It is no secret that I have failed to update the Cascadian Kitchen in quite some time. Two life events have transpired that have impacted my attention to this food blog, which have left me uncertain about how to adapt. First, I started law school in 2014. Second, I moved away from Seattle to Los Angeles. I won’t dwell on how these two events have “taken away” my time; rather, I would like to briefly talk about how I’ve discovered that being a Cascadian “foodie” during law school in Southern California may not be impossible.
The cuisine of the Pacific Northwest, I have come to realize, is as much about what it is and how it is as it is about who it is. By that, I mean we are interested in where our food comes from, how it came to be there, who brought it to us, and what sorts of changes it underwent through its cycle. This is evident in grocery stores that indicate which products are “local” or name the farmer of particular seasonal produce; this is also evident in the menus of especially up-and-coming restaurants.
We love the various identities of our food–from the 800-degree wood-burning pizzeria oven to the Caribbean-spiced pulled-pork sandwiches to the steaming, fragrant broth of ramen or pho. We love how our food regenerates, from the crudités of a fresh summer salad, to the roasted caramelization of an autumn Brussels sprout, to the fermented cabbage of some wintery kimchi. We love the ugly and the tossed-out and the oft-ignored features of our food, embracing a dish with offal or all-out digging up the relics of the past, from heirlooms to old-fashioned curing techniques.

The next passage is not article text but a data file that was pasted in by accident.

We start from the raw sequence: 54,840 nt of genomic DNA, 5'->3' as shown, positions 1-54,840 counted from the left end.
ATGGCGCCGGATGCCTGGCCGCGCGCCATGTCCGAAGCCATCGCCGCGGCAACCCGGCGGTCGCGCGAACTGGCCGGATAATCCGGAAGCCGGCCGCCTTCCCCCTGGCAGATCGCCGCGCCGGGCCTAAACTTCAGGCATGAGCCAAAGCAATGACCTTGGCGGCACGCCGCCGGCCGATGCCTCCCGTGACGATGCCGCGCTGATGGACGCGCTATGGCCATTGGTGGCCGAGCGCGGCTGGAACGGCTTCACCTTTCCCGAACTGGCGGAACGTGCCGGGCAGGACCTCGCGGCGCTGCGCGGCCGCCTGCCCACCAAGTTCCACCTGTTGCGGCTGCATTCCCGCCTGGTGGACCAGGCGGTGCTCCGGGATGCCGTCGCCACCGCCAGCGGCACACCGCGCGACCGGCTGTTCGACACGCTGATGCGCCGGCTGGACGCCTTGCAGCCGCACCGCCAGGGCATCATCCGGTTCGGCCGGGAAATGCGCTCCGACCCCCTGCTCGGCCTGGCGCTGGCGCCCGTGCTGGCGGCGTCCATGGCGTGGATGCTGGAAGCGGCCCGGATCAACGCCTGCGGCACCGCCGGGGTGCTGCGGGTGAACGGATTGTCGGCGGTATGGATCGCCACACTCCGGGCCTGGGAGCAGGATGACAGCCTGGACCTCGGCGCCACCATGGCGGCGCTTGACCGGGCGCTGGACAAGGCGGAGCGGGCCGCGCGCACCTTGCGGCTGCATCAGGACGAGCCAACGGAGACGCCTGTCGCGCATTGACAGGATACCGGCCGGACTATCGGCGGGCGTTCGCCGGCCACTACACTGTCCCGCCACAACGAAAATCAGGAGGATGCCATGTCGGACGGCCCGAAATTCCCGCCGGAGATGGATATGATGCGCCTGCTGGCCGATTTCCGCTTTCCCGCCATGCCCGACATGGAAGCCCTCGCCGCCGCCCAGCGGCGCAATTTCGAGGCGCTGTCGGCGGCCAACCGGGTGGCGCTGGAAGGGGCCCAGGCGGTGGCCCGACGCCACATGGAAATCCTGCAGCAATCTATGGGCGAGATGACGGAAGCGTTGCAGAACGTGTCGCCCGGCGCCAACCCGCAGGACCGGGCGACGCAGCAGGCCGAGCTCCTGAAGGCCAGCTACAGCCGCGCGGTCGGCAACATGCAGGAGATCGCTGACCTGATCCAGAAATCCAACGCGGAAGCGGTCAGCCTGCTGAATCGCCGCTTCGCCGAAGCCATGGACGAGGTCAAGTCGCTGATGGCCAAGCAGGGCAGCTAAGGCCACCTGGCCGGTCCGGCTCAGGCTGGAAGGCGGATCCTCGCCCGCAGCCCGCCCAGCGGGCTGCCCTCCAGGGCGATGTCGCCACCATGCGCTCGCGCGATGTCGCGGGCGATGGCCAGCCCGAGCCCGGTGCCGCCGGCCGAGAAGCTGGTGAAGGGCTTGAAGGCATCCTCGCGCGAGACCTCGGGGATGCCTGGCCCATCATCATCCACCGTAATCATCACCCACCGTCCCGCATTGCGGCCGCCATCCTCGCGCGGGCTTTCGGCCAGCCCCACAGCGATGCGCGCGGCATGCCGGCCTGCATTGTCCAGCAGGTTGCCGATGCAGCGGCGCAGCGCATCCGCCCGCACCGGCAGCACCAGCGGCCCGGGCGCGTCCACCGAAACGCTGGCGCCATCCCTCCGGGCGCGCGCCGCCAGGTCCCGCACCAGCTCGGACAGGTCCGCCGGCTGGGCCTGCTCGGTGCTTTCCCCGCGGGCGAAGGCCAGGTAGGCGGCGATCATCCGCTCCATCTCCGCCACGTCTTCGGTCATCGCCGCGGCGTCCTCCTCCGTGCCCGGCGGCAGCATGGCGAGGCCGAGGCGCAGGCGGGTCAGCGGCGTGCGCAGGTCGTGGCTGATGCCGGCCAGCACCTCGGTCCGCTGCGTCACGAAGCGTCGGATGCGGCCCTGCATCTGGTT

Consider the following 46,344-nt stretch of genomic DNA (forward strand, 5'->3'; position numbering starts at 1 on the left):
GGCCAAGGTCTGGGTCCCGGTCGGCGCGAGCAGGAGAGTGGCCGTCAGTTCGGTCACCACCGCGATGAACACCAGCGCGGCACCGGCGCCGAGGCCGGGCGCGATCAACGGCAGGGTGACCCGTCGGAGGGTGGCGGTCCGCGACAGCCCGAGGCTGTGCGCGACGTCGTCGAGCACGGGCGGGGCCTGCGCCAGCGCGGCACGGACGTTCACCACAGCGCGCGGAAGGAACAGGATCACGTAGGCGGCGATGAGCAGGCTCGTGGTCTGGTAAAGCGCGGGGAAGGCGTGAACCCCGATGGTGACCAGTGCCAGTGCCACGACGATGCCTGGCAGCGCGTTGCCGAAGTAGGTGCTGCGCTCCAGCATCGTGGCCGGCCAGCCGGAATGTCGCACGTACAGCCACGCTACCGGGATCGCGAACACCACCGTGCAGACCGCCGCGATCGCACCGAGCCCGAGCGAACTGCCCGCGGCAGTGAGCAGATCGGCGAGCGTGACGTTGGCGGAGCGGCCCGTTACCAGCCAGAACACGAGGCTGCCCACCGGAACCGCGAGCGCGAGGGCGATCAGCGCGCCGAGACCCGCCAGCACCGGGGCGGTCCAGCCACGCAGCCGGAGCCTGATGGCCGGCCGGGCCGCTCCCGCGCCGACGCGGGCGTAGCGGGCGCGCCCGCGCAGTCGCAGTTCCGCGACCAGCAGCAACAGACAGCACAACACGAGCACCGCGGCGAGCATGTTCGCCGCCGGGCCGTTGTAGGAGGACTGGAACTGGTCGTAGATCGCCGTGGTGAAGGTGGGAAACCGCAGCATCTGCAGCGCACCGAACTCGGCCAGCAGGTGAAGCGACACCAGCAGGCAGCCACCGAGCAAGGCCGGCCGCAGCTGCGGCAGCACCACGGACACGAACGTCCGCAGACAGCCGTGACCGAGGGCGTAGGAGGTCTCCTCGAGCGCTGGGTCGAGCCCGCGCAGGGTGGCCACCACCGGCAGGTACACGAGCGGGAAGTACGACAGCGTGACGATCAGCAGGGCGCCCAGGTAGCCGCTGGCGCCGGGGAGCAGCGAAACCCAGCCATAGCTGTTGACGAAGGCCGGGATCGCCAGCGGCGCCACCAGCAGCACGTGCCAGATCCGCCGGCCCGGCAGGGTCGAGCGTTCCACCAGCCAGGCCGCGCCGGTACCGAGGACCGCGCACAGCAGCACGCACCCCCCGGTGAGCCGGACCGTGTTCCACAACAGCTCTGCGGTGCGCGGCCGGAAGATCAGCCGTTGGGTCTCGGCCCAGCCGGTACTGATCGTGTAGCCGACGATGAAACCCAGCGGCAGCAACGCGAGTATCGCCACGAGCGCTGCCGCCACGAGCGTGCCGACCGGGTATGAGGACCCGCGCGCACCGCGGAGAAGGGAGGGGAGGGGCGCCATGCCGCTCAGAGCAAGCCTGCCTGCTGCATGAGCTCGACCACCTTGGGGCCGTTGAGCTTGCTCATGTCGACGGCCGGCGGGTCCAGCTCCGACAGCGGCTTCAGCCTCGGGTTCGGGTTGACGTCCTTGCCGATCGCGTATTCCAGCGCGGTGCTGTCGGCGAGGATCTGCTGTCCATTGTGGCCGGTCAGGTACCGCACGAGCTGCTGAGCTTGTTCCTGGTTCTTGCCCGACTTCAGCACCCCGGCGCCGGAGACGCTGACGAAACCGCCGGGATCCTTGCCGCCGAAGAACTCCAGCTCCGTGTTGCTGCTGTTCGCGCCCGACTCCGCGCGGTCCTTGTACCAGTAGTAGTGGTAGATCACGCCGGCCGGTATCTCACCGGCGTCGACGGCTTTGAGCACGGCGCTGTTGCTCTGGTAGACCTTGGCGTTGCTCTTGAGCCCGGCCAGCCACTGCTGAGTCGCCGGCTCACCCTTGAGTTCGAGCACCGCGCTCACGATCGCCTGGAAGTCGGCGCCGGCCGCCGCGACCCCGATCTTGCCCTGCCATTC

It is these features about who we are as eaters that makes–at least, for me–living and visiting the Pacific Northwest so fun. It is what makes being a Cascadian feel so special. Then, I went to law school, moved away and felt utterly disconnected from that. Of course, I still cooked my salmon on cedar planks and made my own jams. But it was with the somber habit of an exile. It was as if the Cascadian food scene were an island and I was an ocean away from its fruits and bounty.
Then I started seeing Cascadia around me. Suddenly, Costco (yes, Costco!) began selling wild Pacific Northwest chanterelle mushrooms; Portland-based ice cream innovators Salt & Straw popped up in Larchmont (then came Blue Star Donuts, and all along Pok Pok was here); and, then, Stumptown Coffee had trouble keeping their Hair Bender blend on the shelves at, like, the one store (albeit, it’s Whole Foods) that carries them. Could it be true that Cascadia was exporting its own identity to Michelin-starry Los Angeles?
I don’t know. But I like what I’m seeing. I like what I’m tasting. What this means for Cascadian Kitchen is still unknown. I just wanted to tell you–and myself–that it is entering a new chapter. I am rehabilitating my Cascadian foodieness, but with a fresh perspective, wiping away the rain and squinting with the sun in my eyes. Isn’t this sort of transformation necessary? Isn’t this also the nature of our food and how we relate to it? I sure hope so.